Last year, in response to similar concerns from member agencies over funding, Stevens told the Inter Lake that changes in the way donors give to United Way, along with the financial pressure of maintaining Gateway Community Center were ongoing challenges.
According to Quinn, Shaw and others, a Citizens Review Panel was not held in 2019. Therefore, member agencies have not had the opportunity to present their future 2020 funding needs for their organizations. And the panel review process is just one way in which affiliated agencies can receive money through United Way. Sources say other funding avenues the organization has a hand in securing for the local nonprofits have likely been impacted by a similar alleged lack of action on leadership’s part.
As just one example, every year a trustworthy entity must conduct an “average point time count” of all of the homeless individuals in a given community as a requirement of the federal government’s Housing and Urban Development (HUD) program.
United Way has been tasked with performing the count - a significant undertaking that involves going around to schools, organizations, businesses and elsewhere to count the homeless. And according to Tracy Diaz, executive director of Community Action Partnership of Northwest Montana, there is a lot riding on providing an accurate count.
“If the count is not done correctly, it impacts our ability to apply for money,” Diaz said. “Whoever counts must do it in a very comprehensive manner and then their surveys go to the state and the state then has a reliable number on how many people are homeless in an area. And that number acts as a benchmark for how much funding is available for us to apply for.”
Once a count is in and it is determined how much money will be allocated to a specific area or county, local organizations can then apply for funding through the government’s Emergency Food and Shelter Program. Under the program, organizations offering services that fight homelessness, particularly in rural areas, are eligible to apply - a process that, locally, is done through Northwest Montana United Way, which then distributes the money accordingly.
But Diaz said when she first accepted her position at Community Action Partners years ago, she approached Stevens about how to locally apply for that funding and for months was unable to obtain answers to her questions.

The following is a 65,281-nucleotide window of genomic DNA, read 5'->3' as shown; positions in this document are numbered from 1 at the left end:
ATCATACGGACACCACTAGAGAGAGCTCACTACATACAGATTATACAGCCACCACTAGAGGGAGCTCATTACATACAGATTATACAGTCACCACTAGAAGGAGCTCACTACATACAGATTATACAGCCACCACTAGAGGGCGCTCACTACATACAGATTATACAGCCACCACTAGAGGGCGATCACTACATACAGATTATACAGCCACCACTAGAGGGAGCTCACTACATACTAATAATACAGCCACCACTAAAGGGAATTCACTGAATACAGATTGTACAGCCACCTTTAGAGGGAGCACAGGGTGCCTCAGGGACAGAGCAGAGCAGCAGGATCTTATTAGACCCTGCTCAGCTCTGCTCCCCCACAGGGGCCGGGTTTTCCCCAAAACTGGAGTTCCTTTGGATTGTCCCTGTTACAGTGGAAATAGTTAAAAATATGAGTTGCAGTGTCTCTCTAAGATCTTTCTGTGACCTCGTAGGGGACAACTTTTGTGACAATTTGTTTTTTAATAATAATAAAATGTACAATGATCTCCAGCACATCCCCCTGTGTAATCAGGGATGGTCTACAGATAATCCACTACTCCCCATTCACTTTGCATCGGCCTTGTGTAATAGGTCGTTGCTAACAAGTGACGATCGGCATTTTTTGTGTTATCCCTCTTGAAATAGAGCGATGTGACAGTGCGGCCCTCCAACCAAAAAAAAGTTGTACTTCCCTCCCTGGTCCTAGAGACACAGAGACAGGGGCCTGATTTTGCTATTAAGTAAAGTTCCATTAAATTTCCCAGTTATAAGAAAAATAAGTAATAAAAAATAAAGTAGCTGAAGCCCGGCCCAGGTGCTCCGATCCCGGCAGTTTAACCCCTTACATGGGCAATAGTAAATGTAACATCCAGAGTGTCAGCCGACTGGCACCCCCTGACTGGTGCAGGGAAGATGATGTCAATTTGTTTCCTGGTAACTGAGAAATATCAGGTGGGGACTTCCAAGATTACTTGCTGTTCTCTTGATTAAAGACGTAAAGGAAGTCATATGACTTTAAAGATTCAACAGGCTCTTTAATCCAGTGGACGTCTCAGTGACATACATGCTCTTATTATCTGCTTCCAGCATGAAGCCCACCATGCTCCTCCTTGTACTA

“When I would ask about it, it was difficult to get a clear understanding about the process,” Diaz said. “When I finally did hear back, I was told the money had been designated for other organizations and I was told to apply for other financial opportunities, but we don’t provide the types of services in those funding areas.”
Community Action Partners offers services to alleviate poverty in Flathead, Lake, Lincoln and Sanders counties - a mission Diaz said should have made them an obvious candidate for funding through the program that aims to tackle food and housing issues.
“And if nonprofits like ours aren’t receiving the money and others claim they aren’t either, well who is?” Diaz said.
The count for HUD, which again determines what funds can be given, is done every January. And with that deadline fast-approaching, Diaz and others say they are unsure if Stevens is still performing the count despite stepping down from her position, or if one is going to be performed at all.
“Sherry said she will be a consultant, but what does that mean?” Diaz questioned. “Is she training a new person to do this task or is she still the one who will represent our community and get a count? We haven’t heard any word and it’s basically January.”
MOVING FORWARD, one pressing question is what will happen with the agencies that currently rely on United Way as their fiscal agent? Occasionally, when aspiring nonprofit organizations are working to gain a tax-exempt status, United Way will provide financial assistance and oversight until those entities are off and running. Such was the case with Two Bears Family Center LLC, the founders of which entered into a verbal agreement with Stevens last year that the organization would temporarily act as the center’s fiscal agent. But a termination of that agreement in September, and other instances leading up to that termination, prompted the agency to sue.
Stevens had claimed the family center organization was in poor financial standing and was operating at a deficit. But the center’s founders claim in the lawsuit they didn’t believe that was possible and had asked Stevens multiple times to provide documentation backing such claims. That evidence was never provided, according to the center’s founders, but at a recent court hearing, Stevens produced a document from United Way’s accountant showing the center was in fact operating in the negative. Nelson has described the decision to terminate the relationship with Two Bears Family Center as a “business decision.”
The Two Bears center is just one agency for which United Way has, or continues to, provide fiscal oversight. But Nelson and others were unable to provide details as to what may happen with those relationships.
According to one source who wished to remain anonymous, some of the organizations have received notice that, in light of Stevens stepping down, United Way will no longer be able to serve as their fiscal agent. It is currently unclear if Stevens and her new consulting firm will be fulfilling that role instead of United Way.
Nelson said she is unable to provide information regarding what is happening with the agencies because of ongoing litigation with Two Bears Family Center LLC. Questions from the Daily Inter Lake’s publisher have been submitted to United Way Worldwide regarding the national branch’s oversight of its organizations and what all that entails, as well as the allegations made against Stevens.
Nelson expressed interest in meeting with the Daily Inter Lake in the near future to answer various questions and provide “more clarity as to where United Way is headed.”
Reporter Kianna Gardner can be reached at 758-4407 or firstname.lastname@example.org